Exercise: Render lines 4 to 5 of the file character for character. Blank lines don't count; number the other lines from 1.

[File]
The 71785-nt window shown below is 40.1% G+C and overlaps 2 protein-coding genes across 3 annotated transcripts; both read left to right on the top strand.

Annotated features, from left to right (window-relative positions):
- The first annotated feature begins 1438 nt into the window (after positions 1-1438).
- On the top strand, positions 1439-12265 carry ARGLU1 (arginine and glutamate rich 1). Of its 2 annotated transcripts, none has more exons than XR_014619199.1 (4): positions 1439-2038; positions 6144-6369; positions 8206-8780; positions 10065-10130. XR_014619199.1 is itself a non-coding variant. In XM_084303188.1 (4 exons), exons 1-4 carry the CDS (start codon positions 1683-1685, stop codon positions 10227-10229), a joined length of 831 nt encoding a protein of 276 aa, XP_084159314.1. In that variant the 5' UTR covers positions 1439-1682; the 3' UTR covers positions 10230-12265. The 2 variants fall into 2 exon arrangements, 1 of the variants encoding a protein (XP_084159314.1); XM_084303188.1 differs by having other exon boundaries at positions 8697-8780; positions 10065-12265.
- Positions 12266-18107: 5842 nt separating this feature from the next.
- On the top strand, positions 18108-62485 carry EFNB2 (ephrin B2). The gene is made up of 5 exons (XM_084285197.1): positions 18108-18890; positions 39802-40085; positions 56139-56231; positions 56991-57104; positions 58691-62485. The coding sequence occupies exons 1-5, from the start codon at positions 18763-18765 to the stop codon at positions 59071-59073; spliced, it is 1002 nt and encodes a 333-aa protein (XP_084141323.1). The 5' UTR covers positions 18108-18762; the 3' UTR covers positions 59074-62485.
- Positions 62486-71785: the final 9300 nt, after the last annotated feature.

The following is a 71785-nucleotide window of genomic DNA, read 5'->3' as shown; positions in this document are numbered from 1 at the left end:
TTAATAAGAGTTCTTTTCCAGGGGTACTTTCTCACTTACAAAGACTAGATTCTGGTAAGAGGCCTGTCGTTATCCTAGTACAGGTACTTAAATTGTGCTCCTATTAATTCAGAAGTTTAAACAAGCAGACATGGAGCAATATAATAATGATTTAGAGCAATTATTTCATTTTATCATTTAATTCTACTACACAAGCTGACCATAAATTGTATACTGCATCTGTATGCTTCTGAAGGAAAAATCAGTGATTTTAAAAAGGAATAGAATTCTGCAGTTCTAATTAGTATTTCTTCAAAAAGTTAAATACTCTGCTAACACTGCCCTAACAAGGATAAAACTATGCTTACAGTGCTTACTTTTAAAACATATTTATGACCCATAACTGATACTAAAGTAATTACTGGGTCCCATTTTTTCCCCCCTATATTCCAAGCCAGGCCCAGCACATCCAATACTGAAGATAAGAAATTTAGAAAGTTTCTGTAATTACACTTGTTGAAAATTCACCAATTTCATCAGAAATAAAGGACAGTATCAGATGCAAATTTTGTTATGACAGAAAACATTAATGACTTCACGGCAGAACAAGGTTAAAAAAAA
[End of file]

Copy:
- On the top strand, positions 1439-12265 carry ARGLU1 (arginine and glutamate rich 1). Of its 2 annotated transcripts, none has more exons than XR_014619199.1 (4): positions 1439-2038; positions 6144-6369; positions 8206-8780; positions 10065-10130. XR_014619199.1 is itself a non-coding variant. In XM_084303188.1 (4 exons), exons 1-4 carry the CDS (start codon positions 1683-1685, stop codon positions 10227-10229), a joined length of 831 nt encoding a protein of 276 aa, XP_084159314.1. In that variant the 5' UTR covers positions 1439-1682; the 3' UTR covers positions 10230-12265. The 2 variants fall into 2 exon arrangements, 1 of the variants encoding a protein (XP_084159314.1); XM_084303188.1 differs by having other exon boundaries at positions 8697-8780; positions 10065-12265.
- Positions 12266-18107: 5842 nt separating this feature from the next.